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Privacy First wins case against telecommunications retention obligation

In a landmark ruling, the District Court of The Hague today set aside the Telecommunications Data Retention Act. The court did so at the request of the Privacy First Foundation and six other organisations. This puts an end to years of massive privacy violation: the retention of everyone's telecommunications data for investigation and prosecution. Every Dutch citizen became a potential suspect as a result. The court now puts a line through this.

Broad social coalition

Under the Telecommunications Retention Act, since 2009, communication data (telephony and internet traffic) of everyone in the Netherlands were stored for 12 months and 6 months, respectively, for the detection and prosecution of criminal offences. In summary proceedings a broad coalition of organisations and businesses demanded that this law be struck down for violating the right to privacy. The plaintiffs were Privacy First Foundation, the Dutch Association of Criminal Lawyers (NVSA), the Dutch Association of Journalists (NVJ), the Dutch Legal Committee for Human Rights (NJCM), internet provider BIT and telecom providers VOYS and SpeakUp. The proceedings were conducted by Boekx Advocaten in Amsterdam.

Stubborn minister

According to the plaintiffs, the Dutch obligation to retain telecommunications (data retention) violated fundamental fundamental rights that protect private life, communications and personal data. That was also the verdict of the European Court of Justice last year, followed by the Dutch Council of State, the Dutch Data Protection Authority and the Senate. Former Justice Minister Opstelten nevertheless refused to disapply the Telecommunications Data Retention Act. The law would be enforced by the minister until an amendment to the law had come into force, which could take years. The court has now given short shrift to this by rendering the law inoperative with immediate effect.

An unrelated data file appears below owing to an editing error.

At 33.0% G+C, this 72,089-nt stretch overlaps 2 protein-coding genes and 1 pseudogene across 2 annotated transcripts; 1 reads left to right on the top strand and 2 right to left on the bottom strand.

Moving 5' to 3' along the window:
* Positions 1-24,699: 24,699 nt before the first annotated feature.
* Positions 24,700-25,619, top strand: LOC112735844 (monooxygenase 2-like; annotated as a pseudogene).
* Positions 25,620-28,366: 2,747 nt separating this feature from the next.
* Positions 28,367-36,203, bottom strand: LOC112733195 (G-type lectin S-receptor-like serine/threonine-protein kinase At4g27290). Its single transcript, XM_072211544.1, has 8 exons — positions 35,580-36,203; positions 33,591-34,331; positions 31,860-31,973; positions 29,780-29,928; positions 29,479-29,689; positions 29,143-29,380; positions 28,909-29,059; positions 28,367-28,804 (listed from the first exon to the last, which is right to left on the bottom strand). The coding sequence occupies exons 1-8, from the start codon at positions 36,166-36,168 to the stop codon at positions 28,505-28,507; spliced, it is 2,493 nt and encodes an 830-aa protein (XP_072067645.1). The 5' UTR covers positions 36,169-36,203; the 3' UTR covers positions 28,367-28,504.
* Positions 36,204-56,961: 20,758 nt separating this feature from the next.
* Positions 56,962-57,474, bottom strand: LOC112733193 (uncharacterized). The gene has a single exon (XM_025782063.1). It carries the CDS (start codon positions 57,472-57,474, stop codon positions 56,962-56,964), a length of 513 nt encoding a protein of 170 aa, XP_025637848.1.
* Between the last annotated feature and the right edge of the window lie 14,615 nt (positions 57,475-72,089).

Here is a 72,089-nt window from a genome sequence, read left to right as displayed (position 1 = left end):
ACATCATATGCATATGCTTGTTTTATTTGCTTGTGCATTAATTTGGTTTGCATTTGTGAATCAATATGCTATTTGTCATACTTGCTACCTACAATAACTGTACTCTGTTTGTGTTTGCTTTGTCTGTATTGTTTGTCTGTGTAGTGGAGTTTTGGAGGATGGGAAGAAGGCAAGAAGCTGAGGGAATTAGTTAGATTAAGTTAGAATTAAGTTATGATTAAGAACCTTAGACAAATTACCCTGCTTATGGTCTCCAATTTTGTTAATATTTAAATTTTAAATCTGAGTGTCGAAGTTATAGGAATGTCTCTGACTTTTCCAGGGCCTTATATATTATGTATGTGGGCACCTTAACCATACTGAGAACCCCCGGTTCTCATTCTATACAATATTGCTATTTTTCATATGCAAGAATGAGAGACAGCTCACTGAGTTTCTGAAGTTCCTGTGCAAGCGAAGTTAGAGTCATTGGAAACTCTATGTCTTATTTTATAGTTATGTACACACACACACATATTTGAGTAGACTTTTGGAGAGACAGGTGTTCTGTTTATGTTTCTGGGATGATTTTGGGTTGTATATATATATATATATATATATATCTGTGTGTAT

Retention obligation unlawful

On 8 April 2014, the European Court of Justice declared the European Data Retention Directive invalid in its entirety and retroactively. The Dutch Telecommunications Data Retention Act was almost identical to this invalid directive. According to the European Court, the long-term recording of communication data of everyone, without concrete suspicion, violates the fundamental right to privacy. The unlimited and unfocused collection of everyone's communication data as part of so-called 'mass surveillance' is not allowed, according to the Court.

Important precedent

Privacy First is committed to preserving and strengthening everyone's right to privacy, if necessary by conducting lawsuits against the state. The case against the Dutch Bewaarplicht Telecommunicatie lent itself ideally to this, said Privacy First's Vincent Böhre: "Through this mass surveillance, the privacy rights of Dutch citizens were massively violated. It was unacceptable that Minister Opstelten continued to insist on this after the highest European court had already clearly said in April 2014 that this privacy violation was not allowed. Privacy First fights for a society where innocent citizens do not have to feel that they are constantly being watched. The Hague court's ruling is an important step in that direction."

Privacy First expects Dutch telecoms providers to comply with the verdict and stop retaining everyone's communication data for investigation purposes. Should the State decide to appeal the verdict, Privacy First views the verdict of the Hague Court of Appeal with confidence.

The entire judgment can be found at